This Gothic edifice—the largest Catholic cathedral in the United States, seating approximately 2,400 people—is among Manhattan's most striking churches, with its double spires topping out at 330 feet. St. Pat's, as locals call it, holds a special place in the hearts of many New Yorkers and offers a calm and quiet refuge in the heart of buzzy midtown... despite the throngs of tourists (the cathedral receives more than 5.5 million visitors annually) and ongoing renovations.
The church dates back to 1858–79 and has begun to show its age. Hence, the cocoon of scaffolding, inside and out, as it undergoes an extensive $177 million rehabilitation project. The cathedral is open during renovations, and is slowly revealing its shiny new-old self: the stone faces of the spires that tower above 5th Avenue have been cleaned and caulked and the copper crosses that crown them polished. Interior scaffolding is constantly on the move as work progresses but if you're lucky, you can catch a
glimpse of the organ loft and the famous rose window (considered stained-glass artist Charles Connick's greatest work). You can still check out the statues in the alcoves around the nave, including a modern depiction of the first American-born saint, Mother Elizabeth Ann Seton. Don't miss a highlight in your rush to enter or leave; the ornately carved bronze double doors, each weighing 9,200 pounds and featuring sculptures of saints, underwent a painstaking, three-month restoration that cost about $500,000.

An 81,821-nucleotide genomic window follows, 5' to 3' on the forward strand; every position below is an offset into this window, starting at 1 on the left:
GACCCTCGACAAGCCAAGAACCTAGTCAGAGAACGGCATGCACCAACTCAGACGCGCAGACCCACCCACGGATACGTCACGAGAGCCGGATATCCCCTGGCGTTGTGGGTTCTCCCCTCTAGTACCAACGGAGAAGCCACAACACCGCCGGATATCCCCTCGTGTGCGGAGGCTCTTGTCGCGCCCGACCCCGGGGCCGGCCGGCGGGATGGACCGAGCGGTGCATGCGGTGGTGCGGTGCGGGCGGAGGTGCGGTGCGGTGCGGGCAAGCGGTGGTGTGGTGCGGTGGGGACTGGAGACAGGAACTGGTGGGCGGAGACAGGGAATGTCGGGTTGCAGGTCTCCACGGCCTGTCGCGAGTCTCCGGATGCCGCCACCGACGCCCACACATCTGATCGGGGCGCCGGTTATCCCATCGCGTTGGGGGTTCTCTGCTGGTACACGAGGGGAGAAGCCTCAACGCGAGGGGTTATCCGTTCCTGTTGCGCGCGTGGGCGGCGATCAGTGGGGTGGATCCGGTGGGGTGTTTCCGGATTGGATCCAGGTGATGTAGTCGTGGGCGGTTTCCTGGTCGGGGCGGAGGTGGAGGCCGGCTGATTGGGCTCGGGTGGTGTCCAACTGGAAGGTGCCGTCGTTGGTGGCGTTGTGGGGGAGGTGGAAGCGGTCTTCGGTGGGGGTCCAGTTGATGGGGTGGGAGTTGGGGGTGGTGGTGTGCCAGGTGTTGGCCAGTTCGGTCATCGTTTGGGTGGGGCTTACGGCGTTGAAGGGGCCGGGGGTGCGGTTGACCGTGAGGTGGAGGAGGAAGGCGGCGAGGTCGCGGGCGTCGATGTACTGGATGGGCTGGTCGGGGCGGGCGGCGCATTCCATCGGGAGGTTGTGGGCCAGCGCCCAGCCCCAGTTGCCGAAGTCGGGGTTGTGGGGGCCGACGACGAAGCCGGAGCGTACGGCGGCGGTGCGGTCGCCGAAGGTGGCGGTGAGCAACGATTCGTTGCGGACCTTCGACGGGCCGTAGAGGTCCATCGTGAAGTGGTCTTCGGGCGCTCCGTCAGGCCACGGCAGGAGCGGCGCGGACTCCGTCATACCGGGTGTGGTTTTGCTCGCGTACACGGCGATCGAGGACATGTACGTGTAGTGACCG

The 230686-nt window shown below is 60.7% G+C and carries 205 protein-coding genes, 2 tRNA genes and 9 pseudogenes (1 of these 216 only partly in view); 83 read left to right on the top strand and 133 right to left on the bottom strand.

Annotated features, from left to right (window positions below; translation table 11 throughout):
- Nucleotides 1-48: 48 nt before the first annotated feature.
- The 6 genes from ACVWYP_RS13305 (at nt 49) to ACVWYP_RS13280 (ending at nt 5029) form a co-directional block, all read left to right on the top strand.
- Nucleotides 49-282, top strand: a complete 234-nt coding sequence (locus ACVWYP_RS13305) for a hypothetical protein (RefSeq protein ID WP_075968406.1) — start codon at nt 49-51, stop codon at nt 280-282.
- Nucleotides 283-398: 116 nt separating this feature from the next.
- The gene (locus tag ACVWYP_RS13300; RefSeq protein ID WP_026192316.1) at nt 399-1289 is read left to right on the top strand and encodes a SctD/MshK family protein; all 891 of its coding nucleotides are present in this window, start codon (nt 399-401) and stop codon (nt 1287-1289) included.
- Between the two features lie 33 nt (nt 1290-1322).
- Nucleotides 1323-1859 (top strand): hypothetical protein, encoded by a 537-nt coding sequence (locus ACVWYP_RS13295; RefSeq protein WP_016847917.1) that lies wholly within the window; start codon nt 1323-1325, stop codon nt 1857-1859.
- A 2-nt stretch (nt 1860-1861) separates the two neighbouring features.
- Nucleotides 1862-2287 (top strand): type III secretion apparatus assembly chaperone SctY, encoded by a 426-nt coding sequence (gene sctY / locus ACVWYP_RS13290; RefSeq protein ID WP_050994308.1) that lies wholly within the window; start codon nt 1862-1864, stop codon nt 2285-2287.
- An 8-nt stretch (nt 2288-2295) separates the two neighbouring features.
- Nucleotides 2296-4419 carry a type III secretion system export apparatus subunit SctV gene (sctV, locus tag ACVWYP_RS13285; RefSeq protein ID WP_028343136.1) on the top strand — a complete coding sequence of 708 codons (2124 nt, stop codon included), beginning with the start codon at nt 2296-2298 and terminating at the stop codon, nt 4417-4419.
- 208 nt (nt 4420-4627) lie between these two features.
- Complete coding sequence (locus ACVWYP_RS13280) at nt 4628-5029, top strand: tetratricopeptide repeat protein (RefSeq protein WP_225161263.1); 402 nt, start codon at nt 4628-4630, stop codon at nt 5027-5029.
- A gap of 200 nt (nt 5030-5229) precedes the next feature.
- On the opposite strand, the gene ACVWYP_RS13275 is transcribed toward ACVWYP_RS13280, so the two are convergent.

The church's Pieta sculpture is three times larger than the Pieta in St. Peter's Rome. Construction does not interfere with daily masses or the free guided tours held at 10 am most days (call ahead to confirm).
Feb 10, 2010
Located near Rockefeller Center, and along Fifth Avenue it is easy to stop in and visit this beautiful church. Many people walk by take a picture and then walk along without going in. It's incredibly tranquil within the Church and it's easy to forget the busy streets outside.